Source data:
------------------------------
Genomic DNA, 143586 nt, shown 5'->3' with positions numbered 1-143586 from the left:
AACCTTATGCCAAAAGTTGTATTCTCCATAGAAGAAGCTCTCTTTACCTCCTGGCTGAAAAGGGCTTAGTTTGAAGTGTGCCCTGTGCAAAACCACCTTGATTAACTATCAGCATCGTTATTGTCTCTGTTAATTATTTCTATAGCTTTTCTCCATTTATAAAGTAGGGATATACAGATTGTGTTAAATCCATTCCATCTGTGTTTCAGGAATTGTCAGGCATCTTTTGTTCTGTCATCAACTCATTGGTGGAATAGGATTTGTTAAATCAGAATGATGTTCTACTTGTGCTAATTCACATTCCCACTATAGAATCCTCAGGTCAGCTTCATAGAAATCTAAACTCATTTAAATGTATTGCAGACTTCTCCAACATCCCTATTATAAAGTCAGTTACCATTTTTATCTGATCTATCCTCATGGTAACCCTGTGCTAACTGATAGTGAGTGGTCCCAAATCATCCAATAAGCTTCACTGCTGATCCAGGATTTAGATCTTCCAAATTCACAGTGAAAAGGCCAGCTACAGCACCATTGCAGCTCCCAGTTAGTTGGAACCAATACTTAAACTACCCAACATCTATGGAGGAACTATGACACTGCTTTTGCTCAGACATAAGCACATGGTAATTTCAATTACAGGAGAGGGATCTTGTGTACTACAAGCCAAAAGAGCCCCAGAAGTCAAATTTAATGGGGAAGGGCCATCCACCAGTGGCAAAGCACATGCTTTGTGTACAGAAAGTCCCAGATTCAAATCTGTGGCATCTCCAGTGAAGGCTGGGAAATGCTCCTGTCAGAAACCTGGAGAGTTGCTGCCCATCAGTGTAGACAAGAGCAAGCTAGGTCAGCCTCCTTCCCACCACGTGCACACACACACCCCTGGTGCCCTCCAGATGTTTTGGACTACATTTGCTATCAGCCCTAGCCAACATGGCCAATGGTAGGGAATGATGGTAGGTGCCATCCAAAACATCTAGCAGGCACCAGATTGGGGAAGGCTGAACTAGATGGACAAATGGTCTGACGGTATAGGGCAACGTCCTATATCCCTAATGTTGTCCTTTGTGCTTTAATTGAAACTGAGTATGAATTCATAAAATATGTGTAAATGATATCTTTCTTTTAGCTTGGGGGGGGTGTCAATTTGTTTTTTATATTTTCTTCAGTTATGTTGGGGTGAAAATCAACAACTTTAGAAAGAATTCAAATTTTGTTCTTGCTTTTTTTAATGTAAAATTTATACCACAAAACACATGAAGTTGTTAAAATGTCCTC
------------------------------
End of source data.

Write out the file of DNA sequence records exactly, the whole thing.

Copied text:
Genomic DNA, 143586 nt, shown 5'->3' with positions numbered 1-143586 from the left:
AACCTTATGCCAAAAGTTGTATTCTCCATAGAAGAAGCTCTCTTTACCTCCTGGCTGAAAAGGGCTTAGTTTGAAGTGTGCCCTGTGCAAAACCACCTTGATTAACTATCAGCATCGTTATTGTCTCTGTTAATTATTTCTATAGCTTTTCTCCATTTATAAAGTAGGGATATACAGATTGTGTTAAATCCATTCCATCTGTGTTTCAGGAATTGTCAGGCATCTTTTGTTCTGTCATCAACTCATTGGTGGAATAGGATTTGTTAAATCAGAATGATGTTCTACTTGTGCTAATTCACATTCCCACTATAGAATCCTCAGGTCAGCTTCATAGAAATCTAAACTCATTTAAATGTATTGCAGACTTCTCCAACATCCCTATTATAAAGTCAGTTACCATTTTTATCTGATCTATCCTCATGGTAACCCTGTGCTAACTGATAGTGAGTGGTCCCAAATCATCCAATAAGCTTCACTGCTGATCCAGGATTTAGATCTTCCAAATTCACAGTGAAAAGGCCAGCTACAGCACCATTGCAGCTCCCAGTTAGTTGGAACCAATACTTAAACTACCCAACATCTATGGAGGAACTATGACACTGCTTTTGCTCAGACATAAGCACATGGTAATTTCAATTACAGGAGAGGGATCTTGTGTACTACAAGCCAAAAGAGCCCCAGAAGTCAAATTTAATGGGGAAGGGCCATCCACCAGTGGCAAAGCACATGCTTTGTGTACAGAAAGTCCCAGATTCAAATCTGTGGCATCTCCAGTGAAGGCTGGGAAATGCTCCTGTCAGAAACCTGGAGAGTTGCTGCCCATCAGTGTAGACAAGAGCAAGCTAGGTCAGCCTCCTTCCCACCACGTGCACACACACACCCCTGGTGCCCTCCAGATGTTTTGGACTACATTTGCTATCAGCCCTAGCCAACATGGCCAATGGTAGGGAATGATGGTAGGTGCCATCCAAAACATCTAGCAGGCACCAGATTGGGGAAGGCTGAACTAGATGGACAAATGGTCTGACGGTATAGGGCAACGTCCTATATCCCTAATGTTGTCCTTTGTGCTTTAATTGAAACTGAGTATGAATTCATAAAATATGTGTAAATGATATCTTTCTTTTAGCTTGGGGGGGGTGTCAATTTGTTTTTTATATTTTCTTCAGTTATGTTGGGGTGAAAATCAACAACTTTAGAAAGAATTCAAATTTTGTTCTTGCTTTTTTTAATGTAAAATTTATACCACAAAACACATGAAGTTGTTAAAATGTCCTC